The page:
Canonical released Ubuntu 14.04 LTS, with five-year support, enhanced touchscreen support, and the first stable build of Ubuntu for Tablets.
Back in November 2011 when Canonical CEO Mark Shuttleworth announced Ubuntu would support apps that ran on smartphones and tablets, as well as desktop PCs, Ubuntu 14.04 was heralded as the “convergence” release that would bring it all together. By last October’s Ubuntu 13.10, it was clear that wasn’t going to happen, in part due to delays in developing Canonical’s controversial new Mir windowing interface, which put it at odds with a Linux community moving instead to Wayland.
Ubuntu 14.04 supports screen ranging from desktops to phones
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Yet, Ubuntu 14.04 does advance Canonical’s mobile plans by improving touchscreen support and providing the first stable tablet build. There’s still the possibility of seeing Ubuntu-based Meizu and BQ smartphones by the end of the year, as promised by Ubuntu in February. In today’s release notes the Ubuntu Project suggests the smartphone build could be ready for commercial devices by the end of the summer.
Earlier this week, a video appeared on YouTube showing the Ubuntu Touch UI on a Meizu MX3 phone. The video (below) shows further advances of the UI on the home screen, messaging, and gallery features.
Overall, however, Ubuntu 14.04 (“Trusty Tahr”) is a relatively modest release, as befits Canonical’s occasional Long Term Support (LTS) releases. LTS is especially important for large companies looking for five-year technical support and security updates. Canonical is touting the LTS support as a way to encourage more companies to make the leap to desktop Linux, especially now that Windows XP has been decommissioned.
In Ubuntu 14.04, Ubuntu Touch is being released as a “relatively ‘stable’ build for wider testing and feedback,” says the Ubuntu release notes. The release, which is said to be “a big step forward” compared to the experimental release last October, includes two tablets in its supported Android test devices. In addition to the Nexus 5 smartphone, it supports the Nexus 10 tablet, as well as the 2013 version of the Nexus 7 tablet. The Galaxy Nexus and the 2012 version of the Nexus 7 have been dropped. This is the first stable version of Ubuntu Touch for Tablets, a platform that was first announced in Feb. 2013.
New Ubuntu Touch features are said to include:
- Stable support for tablets — On tablets, you can run an unmodified Ubuntu for Phones application side by side with a tablet app using a “side stage” multitasking feature. In addition, multiple core applications have been extended to support various form factors and screen sizes.
- New Scope and Homescreen — The “complete overhaul” of these features include the ability to enable and disable scopes (search profiles) to “get more control about what is searched and delivering more accurate answers,” says the Ubuntu project.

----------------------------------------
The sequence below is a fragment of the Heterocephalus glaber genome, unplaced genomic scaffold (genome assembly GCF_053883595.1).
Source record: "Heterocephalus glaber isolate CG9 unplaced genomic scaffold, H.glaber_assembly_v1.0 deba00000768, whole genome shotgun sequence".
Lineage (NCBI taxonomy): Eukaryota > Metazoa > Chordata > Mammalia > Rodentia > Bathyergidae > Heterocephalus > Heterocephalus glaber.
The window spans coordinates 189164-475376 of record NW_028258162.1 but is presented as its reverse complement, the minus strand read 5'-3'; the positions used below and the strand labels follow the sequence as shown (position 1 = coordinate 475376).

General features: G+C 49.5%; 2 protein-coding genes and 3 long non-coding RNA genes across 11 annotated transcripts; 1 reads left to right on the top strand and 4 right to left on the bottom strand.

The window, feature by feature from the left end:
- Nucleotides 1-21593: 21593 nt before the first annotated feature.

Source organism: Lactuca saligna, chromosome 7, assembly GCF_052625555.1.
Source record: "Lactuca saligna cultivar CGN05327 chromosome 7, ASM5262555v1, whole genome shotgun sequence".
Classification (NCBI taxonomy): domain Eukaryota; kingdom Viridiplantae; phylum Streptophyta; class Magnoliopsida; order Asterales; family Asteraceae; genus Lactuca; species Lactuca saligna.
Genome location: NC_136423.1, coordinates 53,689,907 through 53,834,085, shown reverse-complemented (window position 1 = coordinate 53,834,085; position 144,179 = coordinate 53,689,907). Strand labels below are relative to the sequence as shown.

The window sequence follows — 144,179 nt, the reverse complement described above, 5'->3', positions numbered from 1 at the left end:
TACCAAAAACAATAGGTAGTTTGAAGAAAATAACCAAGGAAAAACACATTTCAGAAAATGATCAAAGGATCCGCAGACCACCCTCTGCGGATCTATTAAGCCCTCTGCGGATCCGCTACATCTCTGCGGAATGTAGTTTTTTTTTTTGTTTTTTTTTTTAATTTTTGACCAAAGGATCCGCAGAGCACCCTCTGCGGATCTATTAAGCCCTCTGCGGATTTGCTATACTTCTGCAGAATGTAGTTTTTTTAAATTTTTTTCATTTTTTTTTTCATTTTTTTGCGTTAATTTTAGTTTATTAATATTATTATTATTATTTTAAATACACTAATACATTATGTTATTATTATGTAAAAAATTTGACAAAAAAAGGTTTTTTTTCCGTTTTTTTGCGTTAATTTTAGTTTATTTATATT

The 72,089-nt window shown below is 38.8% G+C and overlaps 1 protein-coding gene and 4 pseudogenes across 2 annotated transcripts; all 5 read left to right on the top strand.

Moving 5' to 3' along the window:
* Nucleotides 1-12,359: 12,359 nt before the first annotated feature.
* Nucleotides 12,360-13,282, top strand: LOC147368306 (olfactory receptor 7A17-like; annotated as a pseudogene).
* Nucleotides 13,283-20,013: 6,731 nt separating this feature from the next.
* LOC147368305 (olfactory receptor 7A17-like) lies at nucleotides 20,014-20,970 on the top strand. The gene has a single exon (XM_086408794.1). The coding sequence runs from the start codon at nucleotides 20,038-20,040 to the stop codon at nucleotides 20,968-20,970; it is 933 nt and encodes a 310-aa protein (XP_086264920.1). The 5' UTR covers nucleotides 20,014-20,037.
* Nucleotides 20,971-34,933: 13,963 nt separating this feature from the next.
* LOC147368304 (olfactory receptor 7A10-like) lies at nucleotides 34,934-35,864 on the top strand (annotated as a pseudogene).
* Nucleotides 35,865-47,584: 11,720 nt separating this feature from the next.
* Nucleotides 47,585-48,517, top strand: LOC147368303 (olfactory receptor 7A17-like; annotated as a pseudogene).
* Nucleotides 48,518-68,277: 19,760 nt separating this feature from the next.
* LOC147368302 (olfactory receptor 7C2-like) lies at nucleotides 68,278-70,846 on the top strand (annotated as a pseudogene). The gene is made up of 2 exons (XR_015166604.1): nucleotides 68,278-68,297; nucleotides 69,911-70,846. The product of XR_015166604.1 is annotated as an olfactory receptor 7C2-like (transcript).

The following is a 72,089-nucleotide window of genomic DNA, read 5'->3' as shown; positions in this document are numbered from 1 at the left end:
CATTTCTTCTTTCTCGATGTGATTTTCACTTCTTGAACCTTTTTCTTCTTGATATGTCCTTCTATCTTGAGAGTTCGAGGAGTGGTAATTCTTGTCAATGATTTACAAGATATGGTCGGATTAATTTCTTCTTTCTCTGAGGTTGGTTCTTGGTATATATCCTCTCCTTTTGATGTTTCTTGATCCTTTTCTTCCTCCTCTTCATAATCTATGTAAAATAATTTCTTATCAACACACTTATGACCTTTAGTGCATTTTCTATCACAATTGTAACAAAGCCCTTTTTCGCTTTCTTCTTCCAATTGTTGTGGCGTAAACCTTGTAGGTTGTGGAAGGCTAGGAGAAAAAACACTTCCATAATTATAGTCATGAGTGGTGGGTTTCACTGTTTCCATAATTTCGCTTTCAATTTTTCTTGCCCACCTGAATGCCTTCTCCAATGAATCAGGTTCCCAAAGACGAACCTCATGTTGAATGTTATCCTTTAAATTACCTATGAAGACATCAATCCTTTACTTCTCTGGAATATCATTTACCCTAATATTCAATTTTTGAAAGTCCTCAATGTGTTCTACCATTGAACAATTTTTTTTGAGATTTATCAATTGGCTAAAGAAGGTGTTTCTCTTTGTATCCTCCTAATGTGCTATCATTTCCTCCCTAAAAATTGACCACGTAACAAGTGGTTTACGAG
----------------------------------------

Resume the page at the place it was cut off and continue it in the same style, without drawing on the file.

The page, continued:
- New dev tools — In the latest SDK, Ubuntu Touch developers will find a new layout framework, as well as new facilities like tabulation title enhancement. Developers can now use an emulator on Ubuntu desktops to do app and core system development.
- Other improvements — Significant enhancements have been made to the following functions, among others:
- Support for multiple SIM cards and simultaneous calls
- Render optimizations through Mir and Qt
- Working app lifecycle support “so you never run out of memory”
- Geolocation support
- Initial alarm system
- Calendar and contact sync
- User notifications for system events such as available system images
The Ubuntu 14.04 release still uses X Window as the default, leaving Mir as an experimental offering. The related Unity 8 UI layer that also drives Ubuntu Touch is still an option here. Unity 7 has been enhanced, however, for a smoother experience, says the Ubuntu project. A completed Unity 8 and Mir implementation will be the key ingredients for true convergence. The fact that Canonical has yet to make new predictions about a convergence date suggests it may not happen until 2015, although October is still a possibility.
Ubuntu 14.04 adds improved touchscreen support, primarily focused on multi-touch trackpads and laptop touchscreens. The release also adds support for high pixel density (DPI) screens.
Ubuntu 14.04 offers improved touchscreen support for trackpads and laptops
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Other new features include more flexible application menu positioning, a click-to-minimize icon in the Launcher, and Launcher icons that can now range from 16 to 64 pixels. Window corners have been anti-aliased, and borderless windows have been introduced. Text input now features multi-task filtering, and guest sessions now have better notifications.
Ubuntu 14.04 advances to Linux kernel 3.13, which brings features like Open vSwitch 2.0.1 support, “Deadline” based scheduling, and better thermal and power management. There’s also improved virtualization, filesystems, and security functionality, including improvements to AppArmor.
Hardware support has been extended to fully support for 64-bit ARMv8 and Power platforms, as well as the ability to “build a single ARM kernel image that can boot across multiple hardware platforms,” says the project. Other upgraded Ubuntu apps and packages include Libreoffice 4.2.3, Puppet 3, Xen 4.4, Apache 2.4, and PHP 5.5, among others.